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Sometimes death comes so violently that the very idea of “moving on” or “dealing with” the loss of a loved one seems impossible.
Beyond the need for comfort and the ability to rethink daily life, the bereaved must confront their own experiences, express them and sometimes share them. This is not always possible on their own.

Developed by Dr. Allan Botkin, an American psychotraumatologist, IADC (Induced After Death Communication) or CIAM (Communi- cation Induite Après la Mort) is a brief therapy targeted at traumatic or difficult to overcome grief. It differs from other approaches and techniques in that it allows for deeper and more permanent results, particularly in the case of insurmountable grief.

Each IADC session is unique. Patients who experience IADC therapy almost always report a very significant reduction in the sadness associated with the departure of their loved one and the various secondary losses that this can cause. They frequently report the resolution of unresolved issues in the relationship with the deceased, and they also report receiving answers to their questions, reassurance or assurance of the well-being of their deceased. Above all, and perhaps most significantly, patients report feeling a deep sense of connection with their loved one and experiencing a real transformation in their feelings of grief and separation.

Although most patients believe in the authenticity of the experience, religious or spiritual beliefs play no role in the effectiveness of the treatment. Therefore, a patient who believes that the phenomenon is based on neurobiology or other psycho-physical phenomena may receive the same benefit of healing and reduction of sadness as one who believes it is spiritual in nature. IADC therapy works equally well for people with minimal, residual grief as it does for those suffering from severe traumatic grief over the loss of a loved one.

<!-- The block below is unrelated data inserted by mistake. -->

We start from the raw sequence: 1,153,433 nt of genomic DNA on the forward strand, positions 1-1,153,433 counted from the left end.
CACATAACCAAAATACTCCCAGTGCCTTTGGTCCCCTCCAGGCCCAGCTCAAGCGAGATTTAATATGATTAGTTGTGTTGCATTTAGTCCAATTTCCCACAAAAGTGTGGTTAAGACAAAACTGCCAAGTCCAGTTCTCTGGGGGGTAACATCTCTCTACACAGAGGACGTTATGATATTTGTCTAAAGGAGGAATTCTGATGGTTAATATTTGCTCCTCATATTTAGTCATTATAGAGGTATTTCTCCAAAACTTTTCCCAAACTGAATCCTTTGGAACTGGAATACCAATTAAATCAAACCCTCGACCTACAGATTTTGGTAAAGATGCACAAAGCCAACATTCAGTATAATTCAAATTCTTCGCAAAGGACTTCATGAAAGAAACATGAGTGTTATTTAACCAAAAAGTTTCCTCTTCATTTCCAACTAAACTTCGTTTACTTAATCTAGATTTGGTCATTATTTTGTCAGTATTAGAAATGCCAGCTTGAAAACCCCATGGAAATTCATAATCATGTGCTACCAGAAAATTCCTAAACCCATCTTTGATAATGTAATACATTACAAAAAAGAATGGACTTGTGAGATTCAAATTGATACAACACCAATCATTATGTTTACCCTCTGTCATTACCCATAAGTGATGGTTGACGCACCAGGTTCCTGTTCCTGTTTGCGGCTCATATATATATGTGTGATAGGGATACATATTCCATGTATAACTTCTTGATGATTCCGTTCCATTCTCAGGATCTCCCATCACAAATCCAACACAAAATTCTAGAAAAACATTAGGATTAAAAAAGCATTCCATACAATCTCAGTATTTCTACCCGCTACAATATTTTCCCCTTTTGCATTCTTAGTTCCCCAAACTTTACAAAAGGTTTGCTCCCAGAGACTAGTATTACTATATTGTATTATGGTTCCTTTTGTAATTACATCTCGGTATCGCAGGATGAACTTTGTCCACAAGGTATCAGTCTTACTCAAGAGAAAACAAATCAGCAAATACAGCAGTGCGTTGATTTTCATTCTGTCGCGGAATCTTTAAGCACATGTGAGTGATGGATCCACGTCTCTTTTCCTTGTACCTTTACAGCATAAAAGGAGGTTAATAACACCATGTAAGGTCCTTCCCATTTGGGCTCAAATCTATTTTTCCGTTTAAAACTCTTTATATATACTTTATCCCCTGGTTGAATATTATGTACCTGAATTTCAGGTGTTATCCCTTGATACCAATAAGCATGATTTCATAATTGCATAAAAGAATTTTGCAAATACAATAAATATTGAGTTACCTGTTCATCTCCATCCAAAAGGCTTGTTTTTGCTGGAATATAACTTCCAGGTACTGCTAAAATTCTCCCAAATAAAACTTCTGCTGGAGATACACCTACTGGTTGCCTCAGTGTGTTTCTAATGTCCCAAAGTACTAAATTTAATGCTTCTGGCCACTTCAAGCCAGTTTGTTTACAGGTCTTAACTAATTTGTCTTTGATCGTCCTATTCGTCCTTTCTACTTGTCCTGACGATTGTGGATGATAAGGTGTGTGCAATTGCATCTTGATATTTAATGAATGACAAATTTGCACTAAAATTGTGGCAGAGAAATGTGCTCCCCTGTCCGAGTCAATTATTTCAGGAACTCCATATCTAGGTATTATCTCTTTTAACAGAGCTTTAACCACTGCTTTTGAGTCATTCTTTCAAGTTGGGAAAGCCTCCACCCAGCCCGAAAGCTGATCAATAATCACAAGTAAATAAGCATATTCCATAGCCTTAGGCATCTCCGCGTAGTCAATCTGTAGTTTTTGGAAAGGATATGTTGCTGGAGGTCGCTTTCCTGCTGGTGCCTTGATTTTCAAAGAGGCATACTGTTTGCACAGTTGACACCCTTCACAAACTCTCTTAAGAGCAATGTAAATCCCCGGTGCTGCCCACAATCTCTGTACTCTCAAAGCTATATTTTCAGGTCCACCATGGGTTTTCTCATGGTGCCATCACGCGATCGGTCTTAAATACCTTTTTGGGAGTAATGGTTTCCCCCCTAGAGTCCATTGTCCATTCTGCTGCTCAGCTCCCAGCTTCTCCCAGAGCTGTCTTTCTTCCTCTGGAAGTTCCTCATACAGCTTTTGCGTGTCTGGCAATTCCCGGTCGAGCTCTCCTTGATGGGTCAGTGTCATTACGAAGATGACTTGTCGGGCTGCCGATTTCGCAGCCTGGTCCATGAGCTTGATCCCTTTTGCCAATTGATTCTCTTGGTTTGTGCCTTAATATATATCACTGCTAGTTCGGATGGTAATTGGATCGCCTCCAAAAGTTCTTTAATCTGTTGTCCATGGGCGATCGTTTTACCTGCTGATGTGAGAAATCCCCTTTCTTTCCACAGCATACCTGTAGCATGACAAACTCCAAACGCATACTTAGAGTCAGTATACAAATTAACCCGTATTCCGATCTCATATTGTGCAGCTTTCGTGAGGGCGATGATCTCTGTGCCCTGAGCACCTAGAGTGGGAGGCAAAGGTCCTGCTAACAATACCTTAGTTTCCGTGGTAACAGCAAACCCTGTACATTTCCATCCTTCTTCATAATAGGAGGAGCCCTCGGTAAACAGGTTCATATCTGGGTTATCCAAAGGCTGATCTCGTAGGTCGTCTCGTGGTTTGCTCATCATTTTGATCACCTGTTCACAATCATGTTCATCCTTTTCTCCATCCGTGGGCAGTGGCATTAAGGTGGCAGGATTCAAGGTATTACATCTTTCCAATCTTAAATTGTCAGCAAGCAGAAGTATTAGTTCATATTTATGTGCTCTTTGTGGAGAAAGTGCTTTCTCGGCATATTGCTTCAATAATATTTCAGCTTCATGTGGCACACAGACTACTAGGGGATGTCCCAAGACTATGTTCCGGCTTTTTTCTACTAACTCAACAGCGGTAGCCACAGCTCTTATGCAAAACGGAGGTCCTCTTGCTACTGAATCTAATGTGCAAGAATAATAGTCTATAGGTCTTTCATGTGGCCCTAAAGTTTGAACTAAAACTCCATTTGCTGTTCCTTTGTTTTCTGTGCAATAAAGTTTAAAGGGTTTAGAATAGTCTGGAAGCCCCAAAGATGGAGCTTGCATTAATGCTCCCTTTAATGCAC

The IADC therapeutic process is unique and individual and is spread over two sessions (to be re-evaluated if necessary) but can also be integrated into a psychotherapeutic treatment. We also attach great importance to the integration of the experience, i.e. to the way in which the patient appropriates his or her experience and gives it the necessary place in his or her daily life.

This site aims to introduce you to this approach and to give you access to a bibliography concerning the IADC technique and bereavement in general. There are now therapists who practice this technique in several countries, you will also find the list of accredited IADC therapists in Switzerland & France. Training courses for psychotherapists are also available for those who wish to practice this technique.


For over 25 years, Dr. Allan Botkin worked with patients in a hospital for veterans of the Vietnam, Korean and Iraq wars. After years of treating these victims of psychological trauma with behavioural therapy, in the 1990s he began experimenting with a relatively new and very effective treatment called EMDR or Eye Movement Desensitisation and Reprogramming. It was in this way that he stumbled upon Induced Death Communication (IDC) during a therapy session with Sam, one of these veterans, who was haunted by the memory of a young Vietnamese girl whom he had been unable to save. During the session, Sam had a vision of the girl’s spirit, which told him that all was well and that she was now at peace. This one moment had a deeper impact on him than years of therapy.
Since this discovery in 1993, Dr. Botkin has created a specific protocol, inspired by EMDR, to help his patients experience a unique bereavement experience that can significantly and sustainably reduce the sadness associated with the loss.
As he says in his book “what I discovered seemed to defy everything we knew about how to treat patients suffering from grief and trauma, and it allowed me to access a dimension of human experience that was previously unknown to me.”(Botkin, in Induced Communication with the Dead. 2014)
He has been practising this approach for over twenty years now and has trained therapists all over the US. In Europe, trainings started to be given from 2010.